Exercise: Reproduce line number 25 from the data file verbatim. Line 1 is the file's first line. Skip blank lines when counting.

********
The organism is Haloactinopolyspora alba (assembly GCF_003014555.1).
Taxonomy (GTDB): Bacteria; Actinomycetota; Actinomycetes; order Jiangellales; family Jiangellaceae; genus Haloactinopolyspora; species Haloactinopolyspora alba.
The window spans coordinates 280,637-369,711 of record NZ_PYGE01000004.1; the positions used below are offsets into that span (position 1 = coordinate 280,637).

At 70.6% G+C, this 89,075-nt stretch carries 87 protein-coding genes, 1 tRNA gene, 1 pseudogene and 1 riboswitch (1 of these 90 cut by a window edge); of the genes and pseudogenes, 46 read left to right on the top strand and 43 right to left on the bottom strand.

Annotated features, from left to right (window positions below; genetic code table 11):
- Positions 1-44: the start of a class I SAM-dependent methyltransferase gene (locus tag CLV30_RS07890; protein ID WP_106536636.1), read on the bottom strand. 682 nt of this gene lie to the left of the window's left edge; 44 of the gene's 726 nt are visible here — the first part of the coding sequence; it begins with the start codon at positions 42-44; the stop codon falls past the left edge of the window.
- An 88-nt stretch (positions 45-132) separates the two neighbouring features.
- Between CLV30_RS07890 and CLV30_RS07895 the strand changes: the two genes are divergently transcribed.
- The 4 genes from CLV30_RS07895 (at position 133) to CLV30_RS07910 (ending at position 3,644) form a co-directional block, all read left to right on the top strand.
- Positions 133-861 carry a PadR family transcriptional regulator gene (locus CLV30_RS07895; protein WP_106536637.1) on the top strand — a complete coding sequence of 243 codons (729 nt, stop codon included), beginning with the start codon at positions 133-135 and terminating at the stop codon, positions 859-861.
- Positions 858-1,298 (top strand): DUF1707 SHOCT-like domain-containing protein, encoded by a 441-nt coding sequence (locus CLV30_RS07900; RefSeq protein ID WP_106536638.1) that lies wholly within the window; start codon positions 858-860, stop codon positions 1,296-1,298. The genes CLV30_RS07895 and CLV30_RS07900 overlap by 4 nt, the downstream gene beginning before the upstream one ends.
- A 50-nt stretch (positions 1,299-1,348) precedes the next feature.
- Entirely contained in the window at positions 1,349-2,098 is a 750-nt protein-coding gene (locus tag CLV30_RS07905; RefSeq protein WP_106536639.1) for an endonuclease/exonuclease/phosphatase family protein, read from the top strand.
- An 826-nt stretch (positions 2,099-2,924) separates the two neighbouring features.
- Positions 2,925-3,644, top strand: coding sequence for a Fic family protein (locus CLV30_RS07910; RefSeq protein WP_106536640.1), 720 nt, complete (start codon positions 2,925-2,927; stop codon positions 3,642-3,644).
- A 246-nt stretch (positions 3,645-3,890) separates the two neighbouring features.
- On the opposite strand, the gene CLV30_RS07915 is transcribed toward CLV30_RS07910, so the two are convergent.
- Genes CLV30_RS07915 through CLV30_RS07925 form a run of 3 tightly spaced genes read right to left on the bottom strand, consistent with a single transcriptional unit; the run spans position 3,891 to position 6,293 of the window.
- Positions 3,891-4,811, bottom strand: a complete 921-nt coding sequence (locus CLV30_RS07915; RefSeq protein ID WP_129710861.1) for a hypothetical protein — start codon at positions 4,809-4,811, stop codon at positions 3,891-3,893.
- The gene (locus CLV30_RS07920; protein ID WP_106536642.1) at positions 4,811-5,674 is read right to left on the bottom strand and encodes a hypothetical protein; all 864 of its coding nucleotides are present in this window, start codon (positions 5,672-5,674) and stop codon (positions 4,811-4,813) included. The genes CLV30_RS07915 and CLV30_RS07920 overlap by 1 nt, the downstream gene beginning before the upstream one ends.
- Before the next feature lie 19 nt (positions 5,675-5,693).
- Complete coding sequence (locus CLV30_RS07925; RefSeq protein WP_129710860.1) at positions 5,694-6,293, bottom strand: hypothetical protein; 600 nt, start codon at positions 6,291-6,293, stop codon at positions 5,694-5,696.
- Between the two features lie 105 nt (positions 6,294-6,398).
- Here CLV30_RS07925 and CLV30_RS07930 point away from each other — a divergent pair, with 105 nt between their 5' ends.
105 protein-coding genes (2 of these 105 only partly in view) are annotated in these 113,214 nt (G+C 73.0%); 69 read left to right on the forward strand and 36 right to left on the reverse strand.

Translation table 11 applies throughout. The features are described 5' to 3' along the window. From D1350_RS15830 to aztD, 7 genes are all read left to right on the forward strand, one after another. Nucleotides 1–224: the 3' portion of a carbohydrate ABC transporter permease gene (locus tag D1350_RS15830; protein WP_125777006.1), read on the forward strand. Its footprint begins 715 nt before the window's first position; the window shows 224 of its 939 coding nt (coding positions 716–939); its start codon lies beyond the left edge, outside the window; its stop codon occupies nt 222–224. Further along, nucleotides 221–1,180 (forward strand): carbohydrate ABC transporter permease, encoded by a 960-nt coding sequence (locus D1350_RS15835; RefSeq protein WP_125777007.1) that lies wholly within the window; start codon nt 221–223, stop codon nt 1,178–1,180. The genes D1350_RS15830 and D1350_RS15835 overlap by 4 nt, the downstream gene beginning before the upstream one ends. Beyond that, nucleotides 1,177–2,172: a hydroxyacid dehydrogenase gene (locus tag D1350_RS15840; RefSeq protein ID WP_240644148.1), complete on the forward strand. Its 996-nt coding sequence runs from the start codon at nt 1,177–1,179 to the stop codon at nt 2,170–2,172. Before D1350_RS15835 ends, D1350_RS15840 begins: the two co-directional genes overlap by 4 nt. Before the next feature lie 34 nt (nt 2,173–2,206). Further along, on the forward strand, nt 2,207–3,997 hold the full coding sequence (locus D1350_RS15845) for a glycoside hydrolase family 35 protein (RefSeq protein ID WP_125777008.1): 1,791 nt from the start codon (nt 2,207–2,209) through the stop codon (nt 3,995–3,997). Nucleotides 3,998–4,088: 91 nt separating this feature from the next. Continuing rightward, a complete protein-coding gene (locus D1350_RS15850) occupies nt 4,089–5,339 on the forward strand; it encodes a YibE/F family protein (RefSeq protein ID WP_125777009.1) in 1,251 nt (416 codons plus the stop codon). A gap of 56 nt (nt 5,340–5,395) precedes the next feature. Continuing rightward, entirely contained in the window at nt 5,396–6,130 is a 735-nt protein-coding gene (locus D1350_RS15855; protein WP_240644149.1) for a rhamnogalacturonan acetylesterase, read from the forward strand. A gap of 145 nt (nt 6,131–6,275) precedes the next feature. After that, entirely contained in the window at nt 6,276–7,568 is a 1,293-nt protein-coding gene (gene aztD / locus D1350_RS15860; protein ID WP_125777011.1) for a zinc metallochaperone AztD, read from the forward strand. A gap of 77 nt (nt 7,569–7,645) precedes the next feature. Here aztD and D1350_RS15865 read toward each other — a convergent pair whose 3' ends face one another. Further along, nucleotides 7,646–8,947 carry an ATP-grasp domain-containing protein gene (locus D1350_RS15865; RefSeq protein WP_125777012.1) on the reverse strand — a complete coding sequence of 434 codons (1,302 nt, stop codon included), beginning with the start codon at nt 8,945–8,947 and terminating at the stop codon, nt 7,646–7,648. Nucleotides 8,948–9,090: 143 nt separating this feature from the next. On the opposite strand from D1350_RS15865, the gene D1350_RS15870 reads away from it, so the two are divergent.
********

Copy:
105 protein-coding genes (2 of these 105 only partly in view) are annotated in these 113,214 nt (G+C 73.0%); 69 read left to right on the forward strand and 36 right to left on the reverse strand.